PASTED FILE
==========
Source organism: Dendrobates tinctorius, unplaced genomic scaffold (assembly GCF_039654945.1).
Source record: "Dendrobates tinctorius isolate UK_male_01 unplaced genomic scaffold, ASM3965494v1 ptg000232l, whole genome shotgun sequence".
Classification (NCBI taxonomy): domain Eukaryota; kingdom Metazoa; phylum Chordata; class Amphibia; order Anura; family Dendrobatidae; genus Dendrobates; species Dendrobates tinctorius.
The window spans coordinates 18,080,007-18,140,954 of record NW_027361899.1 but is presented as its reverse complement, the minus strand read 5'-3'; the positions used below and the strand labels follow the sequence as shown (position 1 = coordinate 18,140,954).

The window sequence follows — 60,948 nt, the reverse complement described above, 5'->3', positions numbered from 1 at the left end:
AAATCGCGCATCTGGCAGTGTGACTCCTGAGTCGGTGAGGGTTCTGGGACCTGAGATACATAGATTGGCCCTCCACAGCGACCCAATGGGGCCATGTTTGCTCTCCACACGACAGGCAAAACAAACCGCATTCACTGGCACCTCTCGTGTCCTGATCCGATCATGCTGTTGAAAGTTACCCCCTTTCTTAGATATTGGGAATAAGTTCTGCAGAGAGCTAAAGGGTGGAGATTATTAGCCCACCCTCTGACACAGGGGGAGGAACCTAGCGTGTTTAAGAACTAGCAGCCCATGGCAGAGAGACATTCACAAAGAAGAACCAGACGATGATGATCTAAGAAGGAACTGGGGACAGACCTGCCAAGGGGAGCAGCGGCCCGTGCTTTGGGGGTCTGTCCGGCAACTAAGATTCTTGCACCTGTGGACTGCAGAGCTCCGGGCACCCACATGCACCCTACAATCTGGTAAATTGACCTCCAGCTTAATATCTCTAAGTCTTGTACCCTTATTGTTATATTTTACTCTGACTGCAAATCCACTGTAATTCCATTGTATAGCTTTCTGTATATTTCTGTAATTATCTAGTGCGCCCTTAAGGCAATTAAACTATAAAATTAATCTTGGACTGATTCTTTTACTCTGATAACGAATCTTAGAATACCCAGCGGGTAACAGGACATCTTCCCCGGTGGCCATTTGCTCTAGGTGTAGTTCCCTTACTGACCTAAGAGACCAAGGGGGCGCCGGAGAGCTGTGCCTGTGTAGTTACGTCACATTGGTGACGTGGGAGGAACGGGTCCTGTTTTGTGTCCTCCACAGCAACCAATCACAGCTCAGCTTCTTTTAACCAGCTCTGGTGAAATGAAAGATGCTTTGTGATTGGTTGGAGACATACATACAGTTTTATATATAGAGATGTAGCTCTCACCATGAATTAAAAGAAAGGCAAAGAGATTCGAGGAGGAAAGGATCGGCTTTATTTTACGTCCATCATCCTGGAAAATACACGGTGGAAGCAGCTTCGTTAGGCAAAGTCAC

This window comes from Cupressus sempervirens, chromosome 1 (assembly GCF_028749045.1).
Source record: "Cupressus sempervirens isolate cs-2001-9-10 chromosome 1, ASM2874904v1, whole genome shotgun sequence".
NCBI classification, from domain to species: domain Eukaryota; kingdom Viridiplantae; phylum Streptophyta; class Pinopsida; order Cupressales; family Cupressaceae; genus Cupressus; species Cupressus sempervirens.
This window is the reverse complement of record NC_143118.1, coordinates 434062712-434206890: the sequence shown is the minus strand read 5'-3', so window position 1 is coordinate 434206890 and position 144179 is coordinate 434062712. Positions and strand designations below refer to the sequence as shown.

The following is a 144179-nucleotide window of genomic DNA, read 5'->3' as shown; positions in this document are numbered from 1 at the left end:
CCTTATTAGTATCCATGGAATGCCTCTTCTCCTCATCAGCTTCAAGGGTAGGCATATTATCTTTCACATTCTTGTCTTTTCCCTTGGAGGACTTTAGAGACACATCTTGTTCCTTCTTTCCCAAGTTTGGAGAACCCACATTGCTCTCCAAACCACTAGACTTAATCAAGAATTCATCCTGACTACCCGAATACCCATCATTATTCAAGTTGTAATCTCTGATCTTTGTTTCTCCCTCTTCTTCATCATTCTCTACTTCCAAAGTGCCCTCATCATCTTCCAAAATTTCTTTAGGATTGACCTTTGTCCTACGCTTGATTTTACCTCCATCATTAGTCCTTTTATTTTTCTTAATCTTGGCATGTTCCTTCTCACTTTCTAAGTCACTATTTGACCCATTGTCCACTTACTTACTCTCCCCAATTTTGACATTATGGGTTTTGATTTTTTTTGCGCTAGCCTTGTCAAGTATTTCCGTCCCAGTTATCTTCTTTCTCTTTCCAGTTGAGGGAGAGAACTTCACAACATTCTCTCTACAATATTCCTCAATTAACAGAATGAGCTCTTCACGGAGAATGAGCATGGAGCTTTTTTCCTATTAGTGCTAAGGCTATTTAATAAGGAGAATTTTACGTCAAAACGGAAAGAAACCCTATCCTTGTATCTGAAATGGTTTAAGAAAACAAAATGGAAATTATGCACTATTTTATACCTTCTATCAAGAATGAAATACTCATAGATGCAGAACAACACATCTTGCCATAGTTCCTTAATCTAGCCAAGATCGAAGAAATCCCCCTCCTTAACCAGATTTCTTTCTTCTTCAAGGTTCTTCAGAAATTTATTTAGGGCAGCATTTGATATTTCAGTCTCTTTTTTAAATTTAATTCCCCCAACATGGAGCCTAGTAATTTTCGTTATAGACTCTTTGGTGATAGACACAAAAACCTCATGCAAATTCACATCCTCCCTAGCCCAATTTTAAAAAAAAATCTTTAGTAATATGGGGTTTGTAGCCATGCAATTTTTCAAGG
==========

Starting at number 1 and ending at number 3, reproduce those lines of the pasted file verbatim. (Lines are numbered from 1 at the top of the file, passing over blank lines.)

Source organism: Dendrobates tinctorius, unplaced genomic scaffold (assembly GCF_039654945.1).
Source record: "Dendrobates tinctorius isolate UK_male_01 unplaced genomic scaffold, ASM3965494v1 ptg000232l, whole genome shotgun sequence".
Classification (NCBI taxonomy): domain Eukaryota; kingdom Metazoa; phylum Chordata; class Amphibia; order Anura; family Dendrobatidae; genus Dendrobates; species Dendrobates tinctorius.